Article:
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Model2/Model3 architectures

 
Eduard Manas
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The following is an answer marked as incorrect to the following question:
"which of the following are true about client/server based applications?":
"i) Most client/server applications follow the Model2 architecture as opposed to n-tier applications that follow Model3".
Up to here neither agree nor disagree with the answer as I don't have a clue what Model2 architecture is. After the test, the following 'user-friendly' explanation is provided:
"Choice i) indicates that 2-tier appilcations follow Model2 architecture whereas n-tier applications follow Model3 architecture. This is untrue, because it is N-tier applications that normally follow the Model2 architecture"

After reading this explanation I realised I was as 'not having the clue' as when I was taking the test.

Has anyone heard about Model2/Model3 architectures? Does anyone know?
If so, please share it, as the curiosity is killing me...
Thanks
 
Chris Mathews
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The JSP Specification used to define two different model for creating Web Applications:
  • Model 1 - defined as using JSP as both the Controller and the View. Martin Fowler refers to this as PageController in PEAA.
  • Model 2 - defined as using Servlets as the Controller and JSP as the View. Most people simply refer to this as Model View Controller, though in reality Model 1 can also be a kind of MVC depending on how it is implemented.

  • Model 3? It doesn't exist.
    BTW, this is a terrible question...
    [ March 09, 2003: Message edited by: Chris Mathews ]
     
    Sanjay Raghavan
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    Hello,
    The purpose of that question was to introduce the concept of Client/Server systems (in Concepts and Common Architectures) and highlight how they differ from n-tier systems:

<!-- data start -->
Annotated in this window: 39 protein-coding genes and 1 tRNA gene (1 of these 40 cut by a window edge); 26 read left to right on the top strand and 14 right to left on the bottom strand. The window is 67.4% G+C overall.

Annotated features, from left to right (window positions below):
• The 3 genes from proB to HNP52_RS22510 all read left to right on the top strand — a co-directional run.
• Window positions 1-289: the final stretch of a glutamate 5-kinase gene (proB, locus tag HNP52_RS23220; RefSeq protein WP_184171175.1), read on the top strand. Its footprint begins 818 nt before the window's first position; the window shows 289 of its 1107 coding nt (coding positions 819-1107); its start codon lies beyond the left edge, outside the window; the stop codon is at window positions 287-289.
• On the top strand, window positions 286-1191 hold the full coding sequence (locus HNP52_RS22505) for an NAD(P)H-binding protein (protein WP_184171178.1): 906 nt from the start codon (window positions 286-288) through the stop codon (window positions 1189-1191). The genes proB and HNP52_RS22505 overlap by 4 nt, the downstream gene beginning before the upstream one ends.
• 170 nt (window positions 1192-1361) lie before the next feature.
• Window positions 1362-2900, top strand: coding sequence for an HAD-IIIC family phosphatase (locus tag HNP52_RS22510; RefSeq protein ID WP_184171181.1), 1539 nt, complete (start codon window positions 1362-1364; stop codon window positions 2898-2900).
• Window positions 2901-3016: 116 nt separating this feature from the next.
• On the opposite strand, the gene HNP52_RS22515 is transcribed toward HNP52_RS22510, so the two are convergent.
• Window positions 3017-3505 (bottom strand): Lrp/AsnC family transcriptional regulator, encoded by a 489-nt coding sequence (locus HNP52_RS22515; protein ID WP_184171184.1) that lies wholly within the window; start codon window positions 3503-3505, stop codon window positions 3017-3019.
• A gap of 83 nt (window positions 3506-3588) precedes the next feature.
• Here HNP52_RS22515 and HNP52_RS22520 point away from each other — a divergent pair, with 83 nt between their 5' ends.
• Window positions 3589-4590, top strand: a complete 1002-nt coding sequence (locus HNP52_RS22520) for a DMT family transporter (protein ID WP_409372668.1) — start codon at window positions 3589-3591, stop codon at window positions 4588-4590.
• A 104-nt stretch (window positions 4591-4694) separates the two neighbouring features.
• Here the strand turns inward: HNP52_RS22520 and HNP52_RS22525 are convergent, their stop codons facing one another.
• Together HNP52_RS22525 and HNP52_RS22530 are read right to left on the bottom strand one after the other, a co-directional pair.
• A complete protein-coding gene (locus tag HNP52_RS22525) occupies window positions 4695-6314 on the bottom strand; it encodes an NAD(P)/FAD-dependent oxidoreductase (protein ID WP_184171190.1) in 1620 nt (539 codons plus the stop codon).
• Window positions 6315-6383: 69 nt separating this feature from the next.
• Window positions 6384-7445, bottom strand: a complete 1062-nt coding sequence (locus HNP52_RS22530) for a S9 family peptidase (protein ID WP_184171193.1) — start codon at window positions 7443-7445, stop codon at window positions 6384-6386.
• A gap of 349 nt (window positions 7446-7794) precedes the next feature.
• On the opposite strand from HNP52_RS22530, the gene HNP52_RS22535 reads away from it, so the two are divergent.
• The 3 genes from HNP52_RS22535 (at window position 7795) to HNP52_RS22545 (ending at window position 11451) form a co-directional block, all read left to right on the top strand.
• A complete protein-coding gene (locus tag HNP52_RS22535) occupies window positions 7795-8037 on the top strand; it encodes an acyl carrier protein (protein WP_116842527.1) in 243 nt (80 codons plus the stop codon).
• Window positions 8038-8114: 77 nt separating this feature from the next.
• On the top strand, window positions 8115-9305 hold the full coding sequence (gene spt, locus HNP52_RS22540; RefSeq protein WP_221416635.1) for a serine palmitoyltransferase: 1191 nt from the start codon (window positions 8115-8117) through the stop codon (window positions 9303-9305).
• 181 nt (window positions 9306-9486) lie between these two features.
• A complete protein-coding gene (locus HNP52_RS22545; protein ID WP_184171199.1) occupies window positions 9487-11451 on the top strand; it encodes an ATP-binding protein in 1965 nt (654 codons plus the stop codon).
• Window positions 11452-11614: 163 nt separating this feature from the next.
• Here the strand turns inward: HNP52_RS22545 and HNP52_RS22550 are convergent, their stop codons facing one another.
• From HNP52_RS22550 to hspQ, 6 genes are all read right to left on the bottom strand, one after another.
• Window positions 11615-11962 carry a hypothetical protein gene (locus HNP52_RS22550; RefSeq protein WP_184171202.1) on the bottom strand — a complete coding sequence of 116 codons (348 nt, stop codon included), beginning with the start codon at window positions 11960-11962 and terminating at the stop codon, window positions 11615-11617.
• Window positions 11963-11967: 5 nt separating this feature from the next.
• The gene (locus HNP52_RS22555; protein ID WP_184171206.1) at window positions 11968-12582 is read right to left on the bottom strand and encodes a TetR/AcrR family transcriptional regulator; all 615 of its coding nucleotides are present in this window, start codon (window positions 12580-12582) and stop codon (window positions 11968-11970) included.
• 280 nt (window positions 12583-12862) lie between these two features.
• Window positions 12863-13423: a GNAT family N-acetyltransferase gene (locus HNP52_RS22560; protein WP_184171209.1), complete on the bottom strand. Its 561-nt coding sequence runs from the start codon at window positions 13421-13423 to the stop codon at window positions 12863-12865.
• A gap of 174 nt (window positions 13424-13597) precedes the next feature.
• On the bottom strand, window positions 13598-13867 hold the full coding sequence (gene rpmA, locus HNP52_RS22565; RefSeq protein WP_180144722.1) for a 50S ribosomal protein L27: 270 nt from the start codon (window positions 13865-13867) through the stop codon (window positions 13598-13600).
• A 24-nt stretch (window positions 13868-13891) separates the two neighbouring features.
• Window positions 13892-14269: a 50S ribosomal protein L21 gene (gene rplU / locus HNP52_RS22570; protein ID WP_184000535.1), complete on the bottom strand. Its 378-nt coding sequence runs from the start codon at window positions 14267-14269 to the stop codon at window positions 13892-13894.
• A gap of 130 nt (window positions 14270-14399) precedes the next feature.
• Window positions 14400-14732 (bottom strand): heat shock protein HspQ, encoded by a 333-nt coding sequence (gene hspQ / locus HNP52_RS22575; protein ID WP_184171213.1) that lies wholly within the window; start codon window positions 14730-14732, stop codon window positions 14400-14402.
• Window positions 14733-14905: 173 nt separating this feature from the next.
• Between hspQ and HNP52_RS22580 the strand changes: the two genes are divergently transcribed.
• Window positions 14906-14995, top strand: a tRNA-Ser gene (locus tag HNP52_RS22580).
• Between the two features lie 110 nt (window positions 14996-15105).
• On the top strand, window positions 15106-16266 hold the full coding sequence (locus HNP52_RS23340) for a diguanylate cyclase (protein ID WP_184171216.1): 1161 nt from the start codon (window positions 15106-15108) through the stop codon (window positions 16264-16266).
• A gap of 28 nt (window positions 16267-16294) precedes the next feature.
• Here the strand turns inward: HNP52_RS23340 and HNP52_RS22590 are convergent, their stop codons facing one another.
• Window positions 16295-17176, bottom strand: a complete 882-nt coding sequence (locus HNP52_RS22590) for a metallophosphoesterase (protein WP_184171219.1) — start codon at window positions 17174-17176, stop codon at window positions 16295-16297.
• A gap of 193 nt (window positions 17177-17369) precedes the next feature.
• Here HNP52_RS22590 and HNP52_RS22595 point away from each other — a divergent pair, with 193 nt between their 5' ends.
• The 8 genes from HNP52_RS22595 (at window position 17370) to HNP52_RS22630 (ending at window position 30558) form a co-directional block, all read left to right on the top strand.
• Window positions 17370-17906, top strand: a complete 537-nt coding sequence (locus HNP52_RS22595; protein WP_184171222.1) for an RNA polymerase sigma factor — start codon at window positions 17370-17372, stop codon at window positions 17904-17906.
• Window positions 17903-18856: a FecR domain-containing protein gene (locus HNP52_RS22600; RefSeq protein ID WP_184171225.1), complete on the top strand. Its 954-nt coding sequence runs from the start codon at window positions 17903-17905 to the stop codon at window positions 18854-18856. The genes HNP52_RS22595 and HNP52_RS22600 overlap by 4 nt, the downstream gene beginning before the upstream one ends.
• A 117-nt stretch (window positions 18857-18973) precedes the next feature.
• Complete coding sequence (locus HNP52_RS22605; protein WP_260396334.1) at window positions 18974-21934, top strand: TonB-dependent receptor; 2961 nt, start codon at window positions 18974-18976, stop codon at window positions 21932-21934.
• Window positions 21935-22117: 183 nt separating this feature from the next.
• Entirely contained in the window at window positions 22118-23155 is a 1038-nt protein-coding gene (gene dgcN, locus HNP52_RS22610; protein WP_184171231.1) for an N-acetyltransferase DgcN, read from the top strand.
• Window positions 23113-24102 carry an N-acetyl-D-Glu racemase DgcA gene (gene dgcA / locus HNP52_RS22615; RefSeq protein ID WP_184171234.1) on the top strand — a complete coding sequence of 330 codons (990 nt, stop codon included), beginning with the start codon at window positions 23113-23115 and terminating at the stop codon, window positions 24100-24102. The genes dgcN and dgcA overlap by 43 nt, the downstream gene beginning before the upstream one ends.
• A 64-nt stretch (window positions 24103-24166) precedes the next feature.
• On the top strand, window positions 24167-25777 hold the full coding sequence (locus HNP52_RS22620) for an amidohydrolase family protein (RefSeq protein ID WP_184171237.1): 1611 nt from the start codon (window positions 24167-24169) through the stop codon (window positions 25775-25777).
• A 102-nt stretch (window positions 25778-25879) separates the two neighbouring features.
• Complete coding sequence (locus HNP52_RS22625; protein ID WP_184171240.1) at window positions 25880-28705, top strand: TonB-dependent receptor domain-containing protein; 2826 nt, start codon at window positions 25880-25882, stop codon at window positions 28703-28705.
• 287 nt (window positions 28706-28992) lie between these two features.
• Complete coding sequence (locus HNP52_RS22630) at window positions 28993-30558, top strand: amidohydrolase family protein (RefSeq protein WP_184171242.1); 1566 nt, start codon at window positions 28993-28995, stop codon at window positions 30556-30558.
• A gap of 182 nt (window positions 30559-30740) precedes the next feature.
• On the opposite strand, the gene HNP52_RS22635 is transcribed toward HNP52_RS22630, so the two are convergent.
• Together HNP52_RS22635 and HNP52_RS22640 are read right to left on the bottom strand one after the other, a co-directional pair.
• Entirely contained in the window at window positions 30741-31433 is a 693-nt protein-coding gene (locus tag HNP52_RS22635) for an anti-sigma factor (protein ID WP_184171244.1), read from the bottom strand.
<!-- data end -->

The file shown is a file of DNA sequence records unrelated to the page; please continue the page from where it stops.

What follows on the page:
Here's the complete question:
    --------------------------------------------------
    Which of the following are true about client/server based applications? Choose 3.
    a.Clients are typically used for data presentation, validation and for processing business logic.
    b.Most client/server applications follow the Model2 architecture as opposed to n-tier applications that follow Model3.
    c.In client/server applications, the client normally consists of the view, controller and parts of the model.
    d.In typical client/server applications, the presentation tier (windows) generally talks to controller (a data dispatcher), which then talks to objects that represent the enterprise data.
    e.Client/server applications generally have fat clients and sometimes, fat servers as well. Hence both the client and the server could offer portability problems.
    Choices A, C and E are correct.
    In 2-tier applications, clients are typically used for data presentation, validation of user inputs and processing of business logic. Hence choice A is correct.
    If you compare the functions performed by the client with the MVC pattern, the client performs the duties of the view, the controller and parts of the model. The client interacts with the database and retrieves data. This data is then assembled into the required view. For example, a window that shows all orders taken in 1 day sorted by the customer number. The client thus acts as the view in MVC.
    When some search criteria is entered and the user presses a button to retrieve necessary data, the client appropriately dispatches the request to the database interaction object that retrieves the necessary data. Here the client acts as the controller.
    Most database interaction is encapsulated in a set of database access objects. These objects perform business rules processing. Here the client performs the job of the MVC model. Some logic is also encapsulated on the server side via triggers and stored procedures. Hence it is possible that the database also performs some model tasks in 2-tier applications. Hence choice C is correct.
    Client/server applications frequently suffer from fat clients or fat servers or a combination of both. This is because either all the logic is coded in the client (4GL scripting language) or all the logic is coded on the server (through stored procedures and triggers) or a combination of both. This results in poor portability of such applications. Hence choice E is correct.
    Choice B indicates that 2-tier applications follow Model2 architecture whereas n-tier applications follow Model3 architecture. This is untrue, because it is n-tier applications that normally follow the Model2 architecture. Hence choice B is incorrect.
    Although object oriented client/server platforms may offer the tools to decouple windows and database interaction objects that is not a normal feature in 2-tier applications. Hence choice D is incorrect.
    --------------------------------------------------
    As Chris pointed out, the MVC architecture is commonly refereed to as the Model2 architecture. The notion of Model 3 is given to just throw you off (it is coomon to mistake that 2-tier may follow Model-2 and 3-tier may follow Model-3)
    If you still have any questions, I'll be happy to answer them.
    Best luck,
     
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